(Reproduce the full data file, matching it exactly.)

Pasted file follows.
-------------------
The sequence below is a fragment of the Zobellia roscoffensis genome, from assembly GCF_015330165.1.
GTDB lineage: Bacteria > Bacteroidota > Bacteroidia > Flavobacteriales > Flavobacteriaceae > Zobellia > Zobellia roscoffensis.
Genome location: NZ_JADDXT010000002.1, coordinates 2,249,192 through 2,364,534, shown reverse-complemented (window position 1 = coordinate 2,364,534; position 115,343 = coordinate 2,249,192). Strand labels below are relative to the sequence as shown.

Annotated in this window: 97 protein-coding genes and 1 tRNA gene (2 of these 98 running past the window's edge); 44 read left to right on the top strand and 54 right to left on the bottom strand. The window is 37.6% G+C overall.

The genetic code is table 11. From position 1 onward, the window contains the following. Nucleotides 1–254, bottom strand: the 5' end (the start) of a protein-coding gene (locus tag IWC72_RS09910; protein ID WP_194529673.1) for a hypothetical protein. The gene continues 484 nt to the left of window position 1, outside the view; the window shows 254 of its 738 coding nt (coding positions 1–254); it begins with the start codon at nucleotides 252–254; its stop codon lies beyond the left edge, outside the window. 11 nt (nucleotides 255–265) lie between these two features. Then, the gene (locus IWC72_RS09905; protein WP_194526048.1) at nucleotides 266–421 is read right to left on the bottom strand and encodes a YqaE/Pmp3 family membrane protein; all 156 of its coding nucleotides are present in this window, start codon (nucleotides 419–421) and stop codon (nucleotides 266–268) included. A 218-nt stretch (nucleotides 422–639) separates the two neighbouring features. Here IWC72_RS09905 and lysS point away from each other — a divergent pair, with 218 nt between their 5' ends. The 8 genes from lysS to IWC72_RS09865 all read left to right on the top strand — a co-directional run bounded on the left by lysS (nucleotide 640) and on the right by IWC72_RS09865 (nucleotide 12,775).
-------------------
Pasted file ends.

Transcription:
The sequence below is a fragment of the Zobellia roscoffensis genome, from assembly GCF_015330165.1.
GTDB lineage: Bacteria > Bacteroidota > Bacteroidia > Flavobacteriales > Flavobacteriaceae > Zobellia > Zobellia roscoffensis.
Genome location: NZ_JADDXT010000002.1, coordinates 2,249,192 through 2,364,534, shown reverse-complemented (window position 1 = coordinate 2,364,534; position 115,343 = coordinate 2,249,192). Strand labels below are relative to the sequence as shown.

Annotated in this window: 97 protein-coding genes and 1 tRNA gene (2 of these 98 running past the window's edge); 44 read left to right on the top strand and 54 right to left on the bottom strand. The window is 37.6% G+C overall.

The genetic code is table 11. From position 1 onward, the window contains the following. Nucleotides 1–254, bottom strand: the 5' end (the start) of a protein-coding gene (locus tag IWC72_RS09910; protein ID WP_194529673.1) for a hypothetical protein. The gene continues 484 nt to the left of window position 1, outside the view; the window shows 254 of its 738 coding nt (coding positions 1–254); it begins with the start codon at nucleotides 252–254; its stop codon lies beyond the left edge, outside the window. 11 nt (nucleotides 255–265) lie between these two features. Then, the gene (locus IWC72_RS09905; protein WP_194526048.1) at nucleotides 266–421 is read right to left on the bottom strand and encodes a YqaE/Pmp3 family membrane protein; all 156 of its coding nucleotides are present in this window, start codon (nucleotides 419–421) and stop codon (nucleotides 266–268) included. A 218-nt stretch (nucleotides 422–639) separates the two neighbouring features. Here IWC72_RS09905 and lysS point away from each other — a divergent pair, with 218 nt between their 5' ends. The 8 genes from lysS to IWC72_RS09865 all read left to right on the top strand — a co-directional run bounded on the left by lysS (nucleotide 640) and on the right by IWC72_RS09865 (nucleotide 12,775).